HTC, a Taiwanese phone maker, has created the TouchFLO, which, like the iPhone, boasts a touch-sensitive display. Click here for a demo. Go ahead, I'll wait.
Notice how HTC positions the TouchFLO as if it were a piece of electronic paper to be manipulated by your digits. The iPhone offers similar browsing, but it also serves up a widescreen option that the TouchFLO lacks.
The TouchFLO is something of a lightweight compared with the iPhone in other areas, too. For example, whereas the iPhone will offer its users as many as 8 gigabytes of data-storage capacity, the TouchFLO is apparently confined to a single gig.
Still, the TouchFLO's interface strikes me as impressive enough to woo plenty of customers. Bill Gates must be smiling, because Microsoft's (Nasdaq: MSFT ) Windows Mobile powers the TouchFLO, adding to a list of smartphone successes that includes Palm's (Nasdaq: PALM ) Treo as well as numerous Nokia (NYSE: NOK ) models.
For now, the TouchFLO is confined to the UK, where Orange is selling it to its telecom customers. Here in the States, AT&T (NYSE: T ) hopes to cash in on the iPhone as the exclusive provider of that device. HTC, meanwhile, expects to begin U.S. shipments "later this year," whatever that means.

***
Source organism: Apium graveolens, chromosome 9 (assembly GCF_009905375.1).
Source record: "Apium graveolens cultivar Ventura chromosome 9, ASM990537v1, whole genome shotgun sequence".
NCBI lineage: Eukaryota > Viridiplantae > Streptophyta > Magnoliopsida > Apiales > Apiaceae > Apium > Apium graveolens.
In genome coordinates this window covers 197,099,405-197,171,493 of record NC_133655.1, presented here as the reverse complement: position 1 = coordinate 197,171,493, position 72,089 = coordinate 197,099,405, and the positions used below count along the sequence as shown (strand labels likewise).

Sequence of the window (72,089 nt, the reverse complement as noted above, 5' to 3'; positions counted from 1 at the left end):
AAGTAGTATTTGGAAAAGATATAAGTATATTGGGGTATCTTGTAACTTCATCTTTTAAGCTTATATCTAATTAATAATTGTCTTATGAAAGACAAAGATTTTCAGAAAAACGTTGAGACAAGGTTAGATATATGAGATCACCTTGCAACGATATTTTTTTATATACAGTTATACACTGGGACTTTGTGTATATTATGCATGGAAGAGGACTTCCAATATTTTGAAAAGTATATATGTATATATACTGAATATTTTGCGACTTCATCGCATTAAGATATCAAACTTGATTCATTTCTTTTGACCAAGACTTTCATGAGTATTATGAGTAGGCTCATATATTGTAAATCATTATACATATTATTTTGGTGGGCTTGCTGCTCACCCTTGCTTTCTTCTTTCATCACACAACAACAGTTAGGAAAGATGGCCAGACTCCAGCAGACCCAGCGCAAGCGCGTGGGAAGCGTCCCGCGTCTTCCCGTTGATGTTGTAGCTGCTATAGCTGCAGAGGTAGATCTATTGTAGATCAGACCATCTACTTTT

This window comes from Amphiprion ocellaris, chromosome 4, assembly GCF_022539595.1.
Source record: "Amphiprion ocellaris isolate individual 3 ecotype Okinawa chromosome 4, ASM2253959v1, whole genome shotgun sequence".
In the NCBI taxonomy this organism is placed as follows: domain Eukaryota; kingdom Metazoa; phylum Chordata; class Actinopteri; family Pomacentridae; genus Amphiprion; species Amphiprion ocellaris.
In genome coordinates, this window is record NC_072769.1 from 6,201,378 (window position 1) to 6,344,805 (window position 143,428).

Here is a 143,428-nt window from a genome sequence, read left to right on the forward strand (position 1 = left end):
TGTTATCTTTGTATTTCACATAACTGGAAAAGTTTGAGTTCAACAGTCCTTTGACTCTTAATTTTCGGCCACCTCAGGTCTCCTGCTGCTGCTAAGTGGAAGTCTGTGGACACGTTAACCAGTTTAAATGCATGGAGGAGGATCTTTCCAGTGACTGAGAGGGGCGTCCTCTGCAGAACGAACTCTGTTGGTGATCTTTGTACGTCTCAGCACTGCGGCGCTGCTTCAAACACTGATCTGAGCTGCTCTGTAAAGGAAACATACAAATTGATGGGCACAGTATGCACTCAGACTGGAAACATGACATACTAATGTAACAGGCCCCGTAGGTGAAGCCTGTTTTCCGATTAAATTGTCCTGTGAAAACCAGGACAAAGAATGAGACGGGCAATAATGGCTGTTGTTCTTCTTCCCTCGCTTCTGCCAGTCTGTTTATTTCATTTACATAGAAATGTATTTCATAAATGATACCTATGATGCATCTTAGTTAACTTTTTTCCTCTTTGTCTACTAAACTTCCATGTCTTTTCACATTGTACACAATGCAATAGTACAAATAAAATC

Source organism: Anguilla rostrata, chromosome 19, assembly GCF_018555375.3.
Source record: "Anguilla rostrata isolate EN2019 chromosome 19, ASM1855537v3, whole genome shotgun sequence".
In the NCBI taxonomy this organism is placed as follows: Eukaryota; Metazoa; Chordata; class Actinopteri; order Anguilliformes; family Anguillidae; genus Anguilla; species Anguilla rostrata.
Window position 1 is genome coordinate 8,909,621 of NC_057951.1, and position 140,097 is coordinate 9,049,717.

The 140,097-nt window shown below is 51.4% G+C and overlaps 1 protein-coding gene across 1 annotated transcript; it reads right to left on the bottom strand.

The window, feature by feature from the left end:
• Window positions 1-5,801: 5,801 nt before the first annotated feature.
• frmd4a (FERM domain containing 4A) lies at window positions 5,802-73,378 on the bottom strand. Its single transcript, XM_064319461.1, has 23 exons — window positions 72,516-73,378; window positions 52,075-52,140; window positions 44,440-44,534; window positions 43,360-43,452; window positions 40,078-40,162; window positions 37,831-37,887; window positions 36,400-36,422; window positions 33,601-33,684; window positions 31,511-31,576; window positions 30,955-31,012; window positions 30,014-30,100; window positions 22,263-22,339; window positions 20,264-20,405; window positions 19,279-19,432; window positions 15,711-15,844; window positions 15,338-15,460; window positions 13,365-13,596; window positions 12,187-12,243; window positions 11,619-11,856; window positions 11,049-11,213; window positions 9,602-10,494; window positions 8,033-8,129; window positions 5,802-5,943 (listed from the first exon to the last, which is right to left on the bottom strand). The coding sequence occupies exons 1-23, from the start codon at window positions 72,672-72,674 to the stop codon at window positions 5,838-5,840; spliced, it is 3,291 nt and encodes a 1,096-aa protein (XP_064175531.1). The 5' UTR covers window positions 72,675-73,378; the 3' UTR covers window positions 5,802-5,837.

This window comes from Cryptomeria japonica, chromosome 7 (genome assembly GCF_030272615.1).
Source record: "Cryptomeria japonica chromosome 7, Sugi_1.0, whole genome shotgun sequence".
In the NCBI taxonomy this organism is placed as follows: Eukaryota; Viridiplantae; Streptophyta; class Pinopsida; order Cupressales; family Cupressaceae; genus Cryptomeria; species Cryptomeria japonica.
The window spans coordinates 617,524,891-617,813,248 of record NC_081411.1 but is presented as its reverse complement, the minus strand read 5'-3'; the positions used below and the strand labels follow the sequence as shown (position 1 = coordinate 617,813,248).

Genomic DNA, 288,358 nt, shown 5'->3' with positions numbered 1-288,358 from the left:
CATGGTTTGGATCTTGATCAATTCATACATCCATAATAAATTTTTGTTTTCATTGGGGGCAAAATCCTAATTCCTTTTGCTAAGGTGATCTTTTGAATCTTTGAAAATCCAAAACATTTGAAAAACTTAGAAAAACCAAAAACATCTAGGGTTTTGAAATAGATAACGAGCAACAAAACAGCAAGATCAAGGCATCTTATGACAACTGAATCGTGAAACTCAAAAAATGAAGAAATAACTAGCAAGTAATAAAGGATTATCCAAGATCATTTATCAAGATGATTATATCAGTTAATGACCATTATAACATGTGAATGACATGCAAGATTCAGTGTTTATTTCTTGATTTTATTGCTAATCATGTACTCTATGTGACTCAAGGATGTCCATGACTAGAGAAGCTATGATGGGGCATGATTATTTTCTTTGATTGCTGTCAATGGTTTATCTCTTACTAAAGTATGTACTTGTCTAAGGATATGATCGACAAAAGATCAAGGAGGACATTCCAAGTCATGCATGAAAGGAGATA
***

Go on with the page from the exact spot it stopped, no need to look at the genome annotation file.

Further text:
Frankly, I don't think the TouchFLO will do much to derail the iPhone when it arrives here. But I could be wrong, especially if consumers prove to be more price-sensitive than they have been in the past.
Press reports say HTC's high-end phones rarely sell for more than $400. There's no reason to believe that will change with the TouchFLO. By contrast, the low-end version of the iPhone will retail for $499.
What's more, research suggests that the iPhone will draw a limited audience upon release because of its premium price. Only 6% of respondents in a recent survey said they'd seriously consider buying the device. Not "yes, I'll definitely buy," but "maybe."
Still, that's just one survey, and AT&T says it has had more than 1 million inquiries from potential iPhone customers. To me, that says this edition of the iEverything has captivated too many imaginations for it to be derailed by a lightweight rival.
The next generation, however, could be up for grabs. For if the TouchFLO proves anything, it's this: Apple's revolutionary iPhone design isn't nearly as revolutionary as many of us, including yours truly, were led to believe.
Get ready for an iWar, Apple investors.
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Fool contributor and longtime Mac addict Tim Beyers thinks the TouchFLO is cool but will be buying an iPhone when his budget allows. Tim owned shares of Nokia at the time of publication. The Motley Fool's disclosure policy wonders when smartphones will be smart enough to cook dinner.